My trip out to and around Turquoise Lake goes as planned. My goal was to get to May Queen in 2:30 (11:06 pace) and I came in at 2:30:30 (11:09 pace). I gave myself 3 minutes to get in and out of MQ and we pretty much move along as planned. I grab fresh HEED, eat some food, grab my poles and head off for the climb up Sugarloaf. Ok good.

Trying to settle my stomach with Coke. The PB&J is not going down easy.
Problem is, I do not feel good. First, I've been having little crampy zingers in my left hamstring and calf. This is not at all normal for me this early in a race. I try to take in more fuel, as this usually resolves any cramps I do get. But my stomach is feeling off and everything I put into it causes a growing nausea. I have never, over decades running, had stomach issues on a run or during a race. My stomach has always been solid. So, I'm observing what's happening and trying to figure out what to do as this is all new to me. As we climb Sugarloaf I am taking it easy. I remember running parts of this last year, but today every time I try to run my stomach says NO!

I manage to run Powerline much better this year than last, but I am still feeling off. I've gone through all my liquids by the time we hit the road section (still a couple miles from Outward Bound) and the day is heating up fast thanks to a brilliant sunny, cloudless sky. As we round the turn past Fish Hatch I look at my watch and know that I am way off pace.

I come into Outward Bound drained and demoralized and 25 minutes behind my goal. Sandra gets me set with fresh bottles and gels and a mashed potato burrito for the road. I walk out into the meadow wondering what the hell is going on with me. I feel awful. I walk and nibble at the burrito eventually peeling away the tortilla, just trying to get some of the potato down. Eventually I can't take any more and chuck the remains. As we approach the road I muster a little jog and smile for the camera, but I feel like death. Through the coming miles I try to remind myself to smile even when I don't want to. I wish I could say that it helped. Maybe it did.

And so it goes all the way to Halfpipe. I walk, I run a few steps, my stomach revolts and so I must walk again. I look up at Hope and realize that today I may not make it there. I am so frustrated with what's going on. Why? Why today? I want to just give up. Habit pushes me forward.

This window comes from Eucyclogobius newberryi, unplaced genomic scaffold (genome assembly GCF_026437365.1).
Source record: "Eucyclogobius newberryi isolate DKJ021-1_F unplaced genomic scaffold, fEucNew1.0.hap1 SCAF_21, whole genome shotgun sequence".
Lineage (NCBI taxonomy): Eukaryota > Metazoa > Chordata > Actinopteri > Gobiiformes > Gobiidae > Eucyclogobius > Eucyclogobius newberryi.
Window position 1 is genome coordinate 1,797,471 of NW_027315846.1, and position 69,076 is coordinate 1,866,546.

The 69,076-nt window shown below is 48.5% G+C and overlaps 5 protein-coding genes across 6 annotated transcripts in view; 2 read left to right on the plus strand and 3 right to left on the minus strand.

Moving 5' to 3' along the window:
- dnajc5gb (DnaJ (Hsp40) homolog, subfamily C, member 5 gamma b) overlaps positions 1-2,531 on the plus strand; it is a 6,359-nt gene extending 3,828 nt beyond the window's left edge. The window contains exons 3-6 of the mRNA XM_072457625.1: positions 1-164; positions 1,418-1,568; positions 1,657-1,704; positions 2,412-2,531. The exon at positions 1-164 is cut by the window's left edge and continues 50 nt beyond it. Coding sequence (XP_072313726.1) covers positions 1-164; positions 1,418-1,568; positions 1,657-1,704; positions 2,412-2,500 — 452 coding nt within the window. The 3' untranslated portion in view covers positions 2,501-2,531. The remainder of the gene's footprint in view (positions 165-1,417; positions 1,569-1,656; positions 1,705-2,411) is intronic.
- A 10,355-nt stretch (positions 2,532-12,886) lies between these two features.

I get to Halfpipe feeling like I've already missed the cutoff at Twin Lakes (TL). The reality, however, is that I am only a couple minutes off pace for this section. Of course I don't realize this, and I can't even think straight as my stomach cramps with every step as I head out to TL.

Here the wheels really come off and I honestly do not remember most of this next section. I know there is a climb here, but I don't remember it. I also know that this part of the trail has some of the most beautiful sections of the whole course. I have been so looking forward to running through the aspen cathedral. I try to run. I try to appreciate where I am. I try to take it all in. This is so runnable and beautiful. This is why I run trails. And the next second I am bent over, retching.

During this section I puke three times and feel like puking the entire time, so I stop taking my HEED as every sip repulses. I dump my bottles and refill with just water three miles outside of TL at the minimalist Mt. Elbert aid station. I figure that at this point, since I'm almost done having accepted the inevitable, there's really no need for more fuel. I know my day is done. A guy in pretty bad shape falls into a chair, and asks the volunteer how he's doing on time. She replies that he's fine and has another hour and a half to make the TL cutoff. Wait. What? That can't possibly be. I head down to TL drinking only water and my stomach starts settling down ever so slowly, but I can run for the first time in over 10 miles. As I descend toward town I reassess my chances for Hope.